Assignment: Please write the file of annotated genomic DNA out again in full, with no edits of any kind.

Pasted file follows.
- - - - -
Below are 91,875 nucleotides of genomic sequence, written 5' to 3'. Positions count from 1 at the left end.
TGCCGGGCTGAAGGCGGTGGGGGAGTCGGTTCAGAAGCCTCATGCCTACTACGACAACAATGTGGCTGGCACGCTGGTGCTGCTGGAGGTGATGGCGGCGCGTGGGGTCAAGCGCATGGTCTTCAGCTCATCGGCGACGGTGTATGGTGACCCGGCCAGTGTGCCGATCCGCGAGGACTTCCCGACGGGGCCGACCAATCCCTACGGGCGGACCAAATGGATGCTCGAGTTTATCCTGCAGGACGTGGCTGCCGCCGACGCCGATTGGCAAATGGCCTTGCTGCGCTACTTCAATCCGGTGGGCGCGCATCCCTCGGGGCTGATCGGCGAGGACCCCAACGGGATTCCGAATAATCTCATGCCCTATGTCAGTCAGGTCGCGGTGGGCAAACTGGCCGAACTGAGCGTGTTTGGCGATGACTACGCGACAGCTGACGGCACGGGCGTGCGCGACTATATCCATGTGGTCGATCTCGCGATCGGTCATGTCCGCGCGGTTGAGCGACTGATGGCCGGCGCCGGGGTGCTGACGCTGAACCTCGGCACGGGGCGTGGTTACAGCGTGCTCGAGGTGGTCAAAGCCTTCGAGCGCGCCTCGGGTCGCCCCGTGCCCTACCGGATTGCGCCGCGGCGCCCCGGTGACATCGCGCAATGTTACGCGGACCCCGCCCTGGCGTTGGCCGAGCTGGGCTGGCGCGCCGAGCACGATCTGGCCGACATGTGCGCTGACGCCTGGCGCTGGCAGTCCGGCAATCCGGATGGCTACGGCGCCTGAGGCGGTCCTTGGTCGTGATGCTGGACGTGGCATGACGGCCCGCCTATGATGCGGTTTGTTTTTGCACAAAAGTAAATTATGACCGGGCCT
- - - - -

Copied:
Below are 91,875 nucleotides of genomic sequence, written 5' to 3'. Positions count from 1 at the left end.
TGCCGGGCTGAAGGCGGTGGGGGAGTCGGTTCAGAAGCCTCATGCCTACTACGACAACAATGTGGCTGGCACGCTGGTGCTGCTGGAGGTGATGGCGGCGCGTGGGGTCAAGCGCATGGTCTTCAGCTCATCGGCGACGGTGTATGGTGACCCGGCCAGTGTGCCGATCCGCGAGGACTTCCCGACGGGGCCGACCAATCCCTACGGGCGGACCAAATGGATGCTCGAGTTTATCCTGCAGGACGTGGCTGCCGCCGACGCCGATTGGCAAATGGCCTTGCTGCGCTACTTCAATCCGGTGGGCGCGCATCCCTCGGGGCTGATCGGCGAGGACCCCAACGGGATTCCGAATAATCTCATGCCCTATGTCAGTCAGGTCGCGGTGGGCAAACTGGCCGAACTGAGCGTGTTTGGCGATGACTACGCGACAGCTGACGGCACGGGCGTGCGCGACTATATCCATGTGGTCGATCTCGCGATCGGTCATGTCCGCGCGGTTGAGCGACTGATGGCCGGCGCCGGGGTGCTGACGCTGAACCTCGGCACGGGGCGTGGTTACAGCGTGCTCGAGGTGGTCAAAGCCTTCGAGCGCGCCTCGGGTCGCCCCGTGCCCTACCGGATTGCGCCGCGGCGCCCCGGTGACATCGCGCAATGTTACGCGGACCCCGCCCTGGCGTTGGCCGAGCTGGGCTGGCGCGCCGAGCACGATCTGGCCGACATGTGCGCTGACGCCTGGCGCTGGCAGTCCGGCAATCCGGATGGCTACGGCGCCTGAGGCGGTCCTTGGTCGTGATGCTGGACGTGGCATGACGGCCCGCCTATGATGCGGTTTGTTTTTGCACAAAAGTAAATTATGACCGGGCCT